If you went to college, you probably know someone who became the victim of sexual assault after a night out with friends.

Now a group of engineering students at North Carolina State University are developing a tool that can help young women avoid becoming victims of sexual assault.

Stephen Gray, Ankesh Madan, Tasso Von Windheim and Tyler Confrey-Maloney teamed up to develop “Undercover Colors,” a new type of nail polish that changes colors when it comes into contact with common “date rape” drugs like Rohypnol, Xanax, or GHB. In their mission statement, the four developers state that, “[o]ur goal is to invent technologies that empower women to protect themselves from this heinous and quietly pervasive crime… Through this nail polish and similar technologies, we hope to make potential perpetrators afraid to spike a woman’s drink because there’s now a risk that they can get caught. In effect, we want to shift the fear from the victims to the perpetrators.”

Via the International Business Times:

“With our nail polish, any woman will be empowered to discreetly ensure her safety by simply stirring her drink with her finger. If her nail polish changes colour, she’ll know that something is wrong.”

The team was granted $11,250 (£6,600) from North Carolina State’s Entrepreneurship Initiative, which aims to develop solutions to “real-world challenges”. Each of the students personally know someone who has been sexually assaulted.

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Of course, some anti-rape activists see this new detection device perpetuating rape culture, as opposed to fighting it. An article in ThinkProgress lays out the nearly-indefensible argument against detection devices and defense techniques, accusing our alleged “rape culture” of of forcing women to “work hard” to prevent themselves from becoming the victims of sexual assault:

“One of the ways that rape is used as a tool to control people is by limiting their behavior,” Rebecca Nagle, one of the co-directors of an activist group called FORCE: Upsetting Rape Culture that challenges the societal norms around sexual assault, explained. “As a woman, I’m told not to go out alone at night, to watch my drink, to do all of these things. That way, rape isn’t just controlling me while I’m actually being assaulted — it controls me 24/7 because it limits my behavior. Solutions like these actually just recreate that. I don’t want to fucking test my drink when I’m at the bar. That’s not the world I want to live in.”

According to Alexandra Brodsky, one of the founders and current co-directors of Know Your IX, a survivor-led group working to address campus sexual assault, well-intentioned products like anti-rape nail polish can actually end up fueling victim blaming. Any college students who don’t use the special polish could open themselves up to criticism for failing to do everything in their power to prevent rape.

Another article in The Guardian completely misses the point about rape defense.

The author argues that, because this nail polish could only help one woman, the idea should be dumped entirely in favor of some fantasy strategy to eradicate all violence from the world:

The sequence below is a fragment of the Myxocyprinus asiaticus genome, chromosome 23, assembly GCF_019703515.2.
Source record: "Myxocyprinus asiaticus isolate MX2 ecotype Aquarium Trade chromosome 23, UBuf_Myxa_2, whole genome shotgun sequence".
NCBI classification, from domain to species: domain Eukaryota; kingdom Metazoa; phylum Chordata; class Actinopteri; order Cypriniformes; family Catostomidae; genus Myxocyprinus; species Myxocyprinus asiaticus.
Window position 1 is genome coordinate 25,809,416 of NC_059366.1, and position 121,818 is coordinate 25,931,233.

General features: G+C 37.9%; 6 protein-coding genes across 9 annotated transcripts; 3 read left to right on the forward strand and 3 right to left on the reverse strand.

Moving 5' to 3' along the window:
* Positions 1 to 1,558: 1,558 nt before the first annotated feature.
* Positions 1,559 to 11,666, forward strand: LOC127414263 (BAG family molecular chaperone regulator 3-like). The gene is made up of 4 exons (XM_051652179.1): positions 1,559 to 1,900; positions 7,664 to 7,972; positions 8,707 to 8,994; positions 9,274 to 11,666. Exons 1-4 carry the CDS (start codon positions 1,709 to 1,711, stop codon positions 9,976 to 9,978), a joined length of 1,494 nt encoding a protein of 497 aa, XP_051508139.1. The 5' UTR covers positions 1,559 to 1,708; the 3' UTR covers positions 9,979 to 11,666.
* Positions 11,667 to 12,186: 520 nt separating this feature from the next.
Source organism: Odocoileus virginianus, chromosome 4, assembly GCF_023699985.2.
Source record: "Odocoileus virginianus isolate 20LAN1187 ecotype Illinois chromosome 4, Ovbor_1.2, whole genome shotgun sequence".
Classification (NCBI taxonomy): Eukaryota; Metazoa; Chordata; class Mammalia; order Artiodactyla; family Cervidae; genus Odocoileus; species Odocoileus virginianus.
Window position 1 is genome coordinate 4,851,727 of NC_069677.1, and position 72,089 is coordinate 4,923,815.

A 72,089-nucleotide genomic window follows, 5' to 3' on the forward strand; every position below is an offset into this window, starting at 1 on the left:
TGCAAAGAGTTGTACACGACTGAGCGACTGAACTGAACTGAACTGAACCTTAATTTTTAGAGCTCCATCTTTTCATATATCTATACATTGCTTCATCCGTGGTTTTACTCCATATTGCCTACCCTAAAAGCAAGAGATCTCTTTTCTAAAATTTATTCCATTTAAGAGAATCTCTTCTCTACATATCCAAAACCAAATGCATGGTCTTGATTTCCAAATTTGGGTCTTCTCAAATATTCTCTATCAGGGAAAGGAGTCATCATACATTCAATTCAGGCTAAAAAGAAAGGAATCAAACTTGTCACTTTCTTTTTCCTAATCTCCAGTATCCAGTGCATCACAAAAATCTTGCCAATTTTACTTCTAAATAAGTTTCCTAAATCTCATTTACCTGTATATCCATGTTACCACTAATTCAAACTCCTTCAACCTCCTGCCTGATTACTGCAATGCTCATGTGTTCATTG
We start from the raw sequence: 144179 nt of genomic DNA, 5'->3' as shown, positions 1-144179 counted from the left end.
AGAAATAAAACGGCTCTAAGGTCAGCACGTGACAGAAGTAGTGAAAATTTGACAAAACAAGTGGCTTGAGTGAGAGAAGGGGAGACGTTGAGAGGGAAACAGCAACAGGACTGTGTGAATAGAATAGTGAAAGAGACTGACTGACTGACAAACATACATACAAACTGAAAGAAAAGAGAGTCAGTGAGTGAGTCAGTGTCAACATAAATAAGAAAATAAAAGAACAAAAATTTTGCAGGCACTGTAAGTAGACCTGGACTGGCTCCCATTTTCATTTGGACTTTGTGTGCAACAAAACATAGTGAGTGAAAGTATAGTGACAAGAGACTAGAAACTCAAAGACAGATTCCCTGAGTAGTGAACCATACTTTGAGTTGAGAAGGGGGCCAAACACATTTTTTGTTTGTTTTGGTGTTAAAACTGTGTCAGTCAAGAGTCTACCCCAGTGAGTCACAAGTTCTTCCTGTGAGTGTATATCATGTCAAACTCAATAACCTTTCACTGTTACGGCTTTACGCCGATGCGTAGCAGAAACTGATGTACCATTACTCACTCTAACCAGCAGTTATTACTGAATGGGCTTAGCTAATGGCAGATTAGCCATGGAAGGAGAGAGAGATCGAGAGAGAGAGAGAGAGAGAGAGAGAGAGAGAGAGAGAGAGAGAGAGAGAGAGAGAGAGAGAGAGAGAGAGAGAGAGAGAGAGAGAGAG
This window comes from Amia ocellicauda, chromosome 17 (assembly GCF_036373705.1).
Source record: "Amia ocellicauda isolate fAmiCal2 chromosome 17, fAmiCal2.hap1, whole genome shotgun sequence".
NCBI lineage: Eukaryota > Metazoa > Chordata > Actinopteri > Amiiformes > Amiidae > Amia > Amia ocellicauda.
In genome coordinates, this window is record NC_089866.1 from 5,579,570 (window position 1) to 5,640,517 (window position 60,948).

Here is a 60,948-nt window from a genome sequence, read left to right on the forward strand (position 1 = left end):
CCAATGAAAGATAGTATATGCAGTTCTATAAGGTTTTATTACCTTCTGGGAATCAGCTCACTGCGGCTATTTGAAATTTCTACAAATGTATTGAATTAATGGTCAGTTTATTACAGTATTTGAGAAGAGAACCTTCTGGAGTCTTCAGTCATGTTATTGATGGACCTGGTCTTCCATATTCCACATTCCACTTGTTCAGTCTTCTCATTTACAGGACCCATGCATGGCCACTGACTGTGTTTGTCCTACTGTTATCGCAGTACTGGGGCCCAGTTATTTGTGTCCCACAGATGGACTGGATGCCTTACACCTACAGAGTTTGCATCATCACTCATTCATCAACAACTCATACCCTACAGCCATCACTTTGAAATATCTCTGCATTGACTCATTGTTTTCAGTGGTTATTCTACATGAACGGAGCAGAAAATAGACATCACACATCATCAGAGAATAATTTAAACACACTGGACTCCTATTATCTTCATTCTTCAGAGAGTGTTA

I’m appreciative that young men like want to curb sexual assault, but anything that puts the onus on women to “discreetly” keep from being raped misses the point. We should be trying to stop rape, not just individually avoid it.

If it were truly that simple, previous iterations of this same concept would have worked. Remember “anti-rape underwear”? Or the truly terrifying “Rapex” – a female condom that would insert tiny hooks into an assailant’s penis? You can’t really expect women to wear modern chastity belts or a real-life vagina dentata in order to be safe. That’s not trying to stop rape – it’s essentially arguing that some people getting raped is inevitable… So long as it isn’t me isn’t an effective strategy to end rape.

Examples of “feminists” who are completely missing the point unfortunately abound.

The developers of Undercover Colors aren’t suggesting that their future product is the key to eliminating sexual violence against women; their goal (as stated on their Facebook page) is to “shift fear from the victims to the perpetrators.”

I don’t think anyone is under the delusion that a manicure is going to magically eliminate the violence and control issues that warp the minds of rapists; but any tool we can give women to help eliminate drug-induced amnesia and rape is one more tool that a rapist doesn’t have.

Rebecca Nagle in the ThinkProgress article says that she “[doesn’t] want to fucking test [her] drink” while she’s at the bar. She says that a world in which an assailant could potentially strike is not a world she wants to live in. (Me neither, girlfriend.)

But the reality is, that is the world she lives in; it’s the world we all live in—no matter how many times Jessica Valenti, author of the Guardian article, tries to deny it. Saying that any measure taken to avoid being raped contributes to “rape culture” is terribly disingenuous.

Would we tell a man that putting his wallet in his front pocket as opposed to his back pocket (or a woman keeping her purse zipped as she walks down the street) contributes to “theft culture?” Or that locking the front door contributes to “robbery culture?” We wouldn’t, because most people who exist in the practical world as opposed to the activist philosopher world acknowledge that evil exists. “Leaning in” and “addressing the issues” isn’t going to stop someone with severe control issues from attacking another person.

Arguing that self-defense encourages attacks actually does more to perpetuate this alleged “rape culture” than a bottle of nail polish that has the potential to warn a woman away from a potential attacker.